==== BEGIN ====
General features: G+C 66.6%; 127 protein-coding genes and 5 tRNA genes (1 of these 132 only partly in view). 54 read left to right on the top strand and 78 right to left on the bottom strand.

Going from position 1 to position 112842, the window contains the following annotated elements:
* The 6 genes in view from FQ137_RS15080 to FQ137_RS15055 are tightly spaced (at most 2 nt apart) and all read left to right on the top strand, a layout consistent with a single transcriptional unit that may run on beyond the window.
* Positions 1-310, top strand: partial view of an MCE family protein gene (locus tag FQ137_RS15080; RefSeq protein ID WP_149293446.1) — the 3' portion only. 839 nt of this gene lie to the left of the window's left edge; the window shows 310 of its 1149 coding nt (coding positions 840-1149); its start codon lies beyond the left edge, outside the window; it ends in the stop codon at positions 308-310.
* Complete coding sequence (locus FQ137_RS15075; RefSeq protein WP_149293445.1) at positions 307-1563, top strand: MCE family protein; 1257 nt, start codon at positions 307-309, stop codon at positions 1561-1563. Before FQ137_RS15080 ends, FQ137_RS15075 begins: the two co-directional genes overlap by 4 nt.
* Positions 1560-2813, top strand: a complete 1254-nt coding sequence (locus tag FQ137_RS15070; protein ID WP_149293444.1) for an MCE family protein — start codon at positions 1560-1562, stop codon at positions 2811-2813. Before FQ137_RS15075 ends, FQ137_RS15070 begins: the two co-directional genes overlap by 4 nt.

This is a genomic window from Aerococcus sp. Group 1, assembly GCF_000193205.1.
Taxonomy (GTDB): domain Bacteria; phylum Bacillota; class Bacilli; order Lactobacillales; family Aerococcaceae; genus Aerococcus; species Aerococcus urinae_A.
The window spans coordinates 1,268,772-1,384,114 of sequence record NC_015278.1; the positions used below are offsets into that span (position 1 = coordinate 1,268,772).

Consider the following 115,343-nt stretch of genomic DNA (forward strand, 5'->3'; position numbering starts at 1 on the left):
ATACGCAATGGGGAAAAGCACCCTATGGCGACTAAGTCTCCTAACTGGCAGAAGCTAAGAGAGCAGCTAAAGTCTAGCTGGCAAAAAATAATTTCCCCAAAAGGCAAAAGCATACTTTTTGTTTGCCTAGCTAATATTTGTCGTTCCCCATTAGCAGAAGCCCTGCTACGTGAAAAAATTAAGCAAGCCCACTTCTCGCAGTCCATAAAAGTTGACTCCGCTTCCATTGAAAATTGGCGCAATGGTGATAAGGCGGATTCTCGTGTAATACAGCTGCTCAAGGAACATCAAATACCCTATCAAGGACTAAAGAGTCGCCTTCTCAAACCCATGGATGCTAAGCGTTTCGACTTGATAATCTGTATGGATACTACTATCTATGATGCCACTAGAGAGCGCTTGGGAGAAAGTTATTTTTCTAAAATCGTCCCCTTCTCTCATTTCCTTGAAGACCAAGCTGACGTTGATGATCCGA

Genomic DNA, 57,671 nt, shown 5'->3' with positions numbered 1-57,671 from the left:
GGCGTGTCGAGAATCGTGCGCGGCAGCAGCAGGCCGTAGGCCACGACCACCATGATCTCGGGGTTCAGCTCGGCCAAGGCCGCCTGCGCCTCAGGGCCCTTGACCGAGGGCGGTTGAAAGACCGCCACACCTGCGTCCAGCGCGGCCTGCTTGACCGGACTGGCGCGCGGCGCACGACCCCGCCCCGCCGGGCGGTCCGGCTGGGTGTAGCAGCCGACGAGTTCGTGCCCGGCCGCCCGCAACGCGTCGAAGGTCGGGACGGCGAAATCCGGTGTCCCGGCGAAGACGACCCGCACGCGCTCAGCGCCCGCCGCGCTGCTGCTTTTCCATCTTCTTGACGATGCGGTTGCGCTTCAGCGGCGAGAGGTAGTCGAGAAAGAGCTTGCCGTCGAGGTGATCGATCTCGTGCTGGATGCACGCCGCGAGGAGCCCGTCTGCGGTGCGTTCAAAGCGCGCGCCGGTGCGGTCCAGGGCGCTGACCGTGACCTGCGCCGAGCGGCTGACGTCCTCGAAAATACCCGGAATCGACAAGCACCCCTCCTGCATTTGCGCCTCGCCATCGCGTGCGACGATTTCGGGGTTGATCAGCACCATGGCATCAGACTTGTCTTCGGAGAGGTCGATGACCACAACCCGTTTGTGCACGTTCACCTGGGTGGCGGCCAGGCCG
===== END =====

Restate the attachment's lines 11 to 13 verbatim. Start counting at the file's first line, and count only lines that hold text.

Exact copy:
ATACGCAATGGGGAAAAGCACCCTATGGCGACTAAGTCTCCTAACTGGCAGAAGCTAAGAGAGCAGCTAAAGTCTAGCTGGCAAAAAATAATTTCCCCAAAAGGCAAAAGCATACTTTTTGTTTGCCTAGCTAATATTTGTCGTTCCCCATTAGCAGAAGCCCTGCTACGTGAAAAAATTAAGCAAGCCCACTTCTCGCAGTCCATAAAAGTTGACTCCGCTTCCATTGAAAATTGGCGCAATGGTGATAAGGCGGATTCTCGTGTAATACAGCTGCTCAAGGAACATCAAATACCCTATCAAGGACTAAAGAGTCGCCTTCTCAAACCCATGGATGCTAAGCGTTTCGACTTGATAATCTGTATGGATACTACTATCTATGATGCCACTAGAGAGCGCTTGGGAGAAAGTTATTTTTCTAAAATCGTCCCCTTCTCTCATTTCCTTGAAGACCAAGCTGACGTTGATGATCCGA

Genomic DNA, 57,671 nt, shown 5'->3' with positions numbered 1-57,671 from the left:
GGCGTGTCGAGAATCGTGCGCGGCAGCAGCAGGCCGTAGGCCACGACCACCATGATCTCGGGGTTCAGCTCGGCCAAGGCCGCCTGCGCCTCAGGGCCCTTGACCGAGGGCGGTTGAAAGACCGCCACACCTGCGTCCAGCGCGGCCTGCTTGACCGGACTGGCGCGCGGCGCACGACCCCGCCCCGCCGGGCGGTCCGGCTGGGTGTAGCAGCCGACGAGTTCGTGCCCGGCCGCCCGCAACGCGTCGAAGGTCGGGACGGCGAAATCCGGTGTCCCGGCGAAGACGACCCGCACGCGCTCAGCGCCCGCCGCGCTGCTGCTTTTCCATCTTCTTGACGATGCGGTTGCGCTTCAGCGGCGAGAGGTAGTCGAGAAAGAGCTTGCCGTCGAGGTGATCGATCTCGTGCTGGATGCACGCCGCGAGGAGCCCGTCTGCGGTGCGTTCAAAGCGCGCGCCGGTGCGGTCCAGGGCGCTGACCGTGACCTGCGCCGAGCGGCTGACGTCCTCGAAAATACCCGGAATCGACAAGCACCCCTCCTGCATTTGCGCCTCGCCATCGCGTGCGACGATTTCGGGGTTGATCAGCACCATGGCATCAGACTTGTCTTCGGAGAGGTCGATGACCACAACCCGTTTGTGCACGTTCACCTGGGTGGCGGCCAGGCCG